Search ForexCrunch

More good news from the UK: the unemployment rate dropped from 6.6% to 6.5% in May, the lowest since 2008. Also the Claimant Count Change (jobless claims) figure for June beat expectations with a drop of 36.3K, more than 27.1K expected. Last month’s drop of 27.4K was now revised to a drop of 32.8K. All these numbers point an even better improvement in the UK job market.

But despite the addition of jobs, the wages remain low, and this limited the pound.

The average earnings index rose by only 0.3%, less than 0.5% expected. With  a slow rise in salaries, we can expect a low rise in inflation and no rush for the Bank of England to raise interest rates. This comes in contrast to yesterday’s  surprisingly strong  inflation numbers that eventually sent the pound to new multi-year highs.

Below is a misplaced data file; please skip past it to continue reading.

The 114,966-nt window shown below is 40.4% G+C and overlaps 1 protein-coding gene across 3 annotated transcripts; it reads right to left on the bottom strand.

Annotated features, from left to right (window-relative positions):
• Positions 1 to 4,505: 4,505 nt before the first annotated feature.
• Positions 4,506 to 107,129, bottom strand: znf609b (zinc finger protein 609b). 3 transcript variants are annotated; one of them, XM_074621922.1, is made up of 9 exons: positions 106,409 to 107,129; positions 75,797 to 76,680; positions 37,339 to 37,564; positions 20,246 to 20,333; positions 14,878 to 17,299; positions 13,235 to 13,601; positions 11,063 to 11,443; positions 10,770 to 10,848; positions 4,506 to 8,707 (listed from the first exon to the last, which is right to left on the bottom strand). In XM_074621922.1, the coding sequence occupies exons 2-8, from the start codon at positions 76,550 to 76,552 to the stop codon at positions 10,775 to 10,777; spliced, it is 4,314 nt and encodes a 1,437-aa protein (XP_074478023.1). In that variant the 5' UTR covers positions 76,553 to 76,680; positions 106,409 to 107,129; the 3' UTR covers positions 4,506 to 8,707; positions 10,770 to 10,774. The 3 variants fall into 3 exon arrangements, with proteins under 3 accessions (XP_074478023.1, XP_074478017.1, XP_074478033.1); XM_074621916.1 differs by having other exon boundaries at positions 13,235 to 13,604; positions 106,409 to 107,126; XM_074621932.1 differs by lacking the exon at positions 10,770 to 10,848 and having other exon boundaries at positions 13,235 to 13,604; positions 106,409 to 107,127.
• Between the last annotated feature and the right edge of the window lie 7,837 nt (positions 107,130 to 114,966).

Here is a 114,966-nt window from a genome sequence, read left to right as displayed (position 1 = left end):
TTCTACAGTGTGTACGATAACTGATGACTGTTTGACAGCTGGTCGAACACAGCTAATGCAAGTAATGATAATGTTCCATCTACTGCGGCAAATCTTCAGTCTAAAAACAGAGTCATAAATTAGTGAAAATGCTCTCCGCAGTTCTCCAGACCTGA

So, the immediate reaction was a drop GBP/USD to  1.7110 from around 1.7140. While cable has since recovered (after all, the report isn’t that bad), it will struggle to move higher against the US dollar due to this lack of conviction.

The problem of low wages is also seen across the Atlantic: despite strong job gains, wage gains remain slow.

Later in the day, we have the second day of Fed Chair Janet Yellen’s testimony.

Here is how Pound/Dollar looks like after the data:

GBPUSD July 16 employment average hourly earnings technical chart

For more about the pound, see the GBPUSD forecast.